Five days after Esbeidi Sanchez was baptized, she reached a breaking point no one saw coming.
Not her husband, who worked long days in the cotton fields of the Florida Panhandle to put food on the table. Not her pastor, who’d prayed with her and encouraged her to accept Jesus Christ as her personal savior. And not the teachers at Malone School, who knew her as an involved and loving mom to her two young sons.
On Friday, Oct. 6, after her little boys got off the school bus and walked into their house, she shot them both in the head. Then she turned the gun on herself.
Her husband, Thomas Sanchez, came home to a horror. His wife and their oldest son, Ronaldinio “Ronny” Ramirez-Sanchez, 7, were dead. Their youngest son, Gustavo “Angel” Ramirez-Sanchez, 5, was badly injured but still breathing. Sanchez made a frantic call to 911. The boy was life-flighted to nearby Tallahassee. But he didn’t make it, dying the next day in the hospital.
Their deaths sent shock waves through Bascom, a tiny farming community just south of the Alabama-Florida line where dirt roads crisscross wide fields of cotton, cell-phone signals are faint and violent crime is something that happens somewhere else.
“Everybody’s flabbergasted,” said Brother John Smith, pastor of First Baptist Church in Malone. “She was a very beautiful lady and seemed like she had a real sweet personality. She didn’t indicate that anything was wrong whatsoever.”
Sanchez left a note at the scene referencing her own suicide and personal hardships she’d faced in her life. But it didn’t explain why she killed her own children, said Capt. Scott Edwards of the Jackson County (Fla.) Sheriff’s Office.
“The note that she left does indicate that this is what she wanted to do,” he said. “Basically it was describing some incidents that occurred in her past that probably led up to this. It mentions the kids, but it doesn’t mention why she would do that to the kids. It’s probably one of the things we’ll never know.”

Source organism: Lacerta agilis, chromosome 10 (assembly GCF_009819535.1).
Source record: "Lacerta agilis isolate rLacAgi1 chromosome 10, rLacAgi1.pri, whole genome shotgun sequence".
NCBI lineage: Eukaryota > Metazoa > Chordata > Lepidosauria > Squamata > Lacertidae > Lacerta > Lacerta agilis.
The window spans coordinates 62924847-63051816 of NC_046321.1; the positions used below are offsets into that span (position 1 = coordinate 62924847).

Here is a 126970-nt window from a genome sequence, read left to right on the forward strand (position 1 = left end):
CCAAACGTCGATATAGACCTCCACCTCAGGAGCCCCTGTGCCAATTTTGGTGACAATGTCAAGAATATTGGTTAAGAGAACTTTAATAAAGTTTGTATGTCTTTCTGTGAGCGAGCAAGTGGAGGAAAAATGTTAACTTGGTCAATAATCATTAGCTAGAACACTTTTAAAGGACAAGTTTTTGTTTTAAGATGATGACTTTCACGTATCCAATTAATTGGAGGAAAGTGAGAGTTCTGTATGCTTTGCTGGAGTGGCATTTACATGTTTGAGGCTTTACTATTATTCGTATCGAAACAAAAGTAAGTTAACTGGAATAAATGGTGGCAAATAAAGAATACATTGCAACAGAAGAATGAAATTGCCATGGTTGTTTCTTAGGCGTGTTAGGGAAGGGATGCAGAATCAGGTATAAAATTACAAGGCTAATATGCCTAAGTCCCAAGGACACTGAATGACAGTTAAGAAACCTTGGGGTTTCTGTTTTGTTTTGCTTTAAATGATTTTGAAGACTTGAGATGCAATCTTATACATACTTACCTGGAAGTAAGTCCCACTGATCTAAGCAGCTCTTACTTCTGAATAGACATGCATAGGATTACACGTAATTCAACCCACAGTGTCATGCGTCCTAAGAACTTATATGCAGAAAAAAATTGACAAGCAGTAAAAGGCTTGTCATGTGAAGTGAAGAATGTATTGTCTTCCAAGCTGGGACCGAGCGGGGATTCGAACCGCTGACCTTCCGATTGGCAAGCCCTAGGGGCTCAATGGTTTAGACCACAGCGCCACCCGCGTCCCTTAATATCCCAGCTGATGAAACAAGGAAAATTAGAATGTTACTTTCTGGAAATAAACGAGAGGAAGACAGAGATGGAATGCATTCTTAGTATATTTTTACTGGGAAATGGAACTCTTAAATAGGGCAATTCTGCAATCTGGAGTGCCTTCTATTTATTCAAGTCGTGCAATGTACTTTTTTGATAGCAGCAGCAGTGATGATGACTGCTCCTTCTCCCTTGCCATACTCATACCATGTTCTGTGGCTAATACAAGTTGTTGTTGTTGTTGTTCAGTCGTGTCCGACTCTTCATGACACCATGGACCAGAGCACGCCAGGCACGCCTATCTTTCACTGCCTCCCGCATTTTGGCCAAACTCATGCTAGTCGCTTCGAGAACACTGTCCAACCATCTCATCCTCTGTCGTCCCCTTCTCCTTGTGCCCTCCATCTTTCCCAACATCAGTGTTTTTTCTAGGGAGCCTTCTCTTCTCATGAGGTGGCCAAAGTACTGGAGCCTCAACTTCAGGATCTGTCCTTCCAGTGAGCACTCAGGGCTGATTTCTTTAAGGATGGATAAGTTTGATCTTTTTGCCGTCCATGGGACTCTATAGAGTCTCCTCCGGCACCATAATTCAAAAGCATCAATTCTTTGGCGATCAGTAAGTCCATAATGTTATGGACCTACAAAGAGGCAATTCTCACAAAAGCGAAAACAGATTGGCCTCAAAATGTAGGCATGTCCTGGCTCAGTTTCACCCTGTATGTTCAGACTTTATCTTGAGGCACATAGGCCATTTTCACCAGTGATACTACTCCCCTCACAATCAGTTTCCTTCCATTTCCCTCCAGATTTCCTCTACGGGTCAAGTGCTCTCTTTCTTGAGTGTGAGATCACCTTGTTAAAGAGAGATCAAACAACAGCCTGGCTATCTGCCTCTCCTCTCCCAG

Family friends say Thomas Sanchez is coping the best he can. He’s been back to the tin-roofed house off Robinson Road where his family lived happily for years, leaving behind three sets of balloons and flowers on the carport in memory of his loved ones.
But word has spread through Bascom that he’ll never live in the house again. Family friends are helping him find a new place to reside.
“He’s accepted it,” one friend said. “But just like everybody else, he doesn’t understand it.”
‘It’s damn sure hard to believe’
Esbeidi Sanchez, 25, whose first name is pronounced “Es-Betty,” had no criminal record. Her immediate family had no history with Florida’s child welfare system.
But court records suggest there were problems at home when Esbeidi was growing up. Her mother was granted a protection order against her father on March 7, 2005. He was charged the next day with sexual battery, but the charge was dismissed months later.
In December 2011, before Esbeidi’s second son was born, she filed a domestic violence injunction against her father. In the petition, she wrote she felt she was in danger because her father “likes violence” and had a gun. She checked a box on the form saying her father had committed or threatened to commit domestic violence and that he’d threatened to kidnap or harm her child.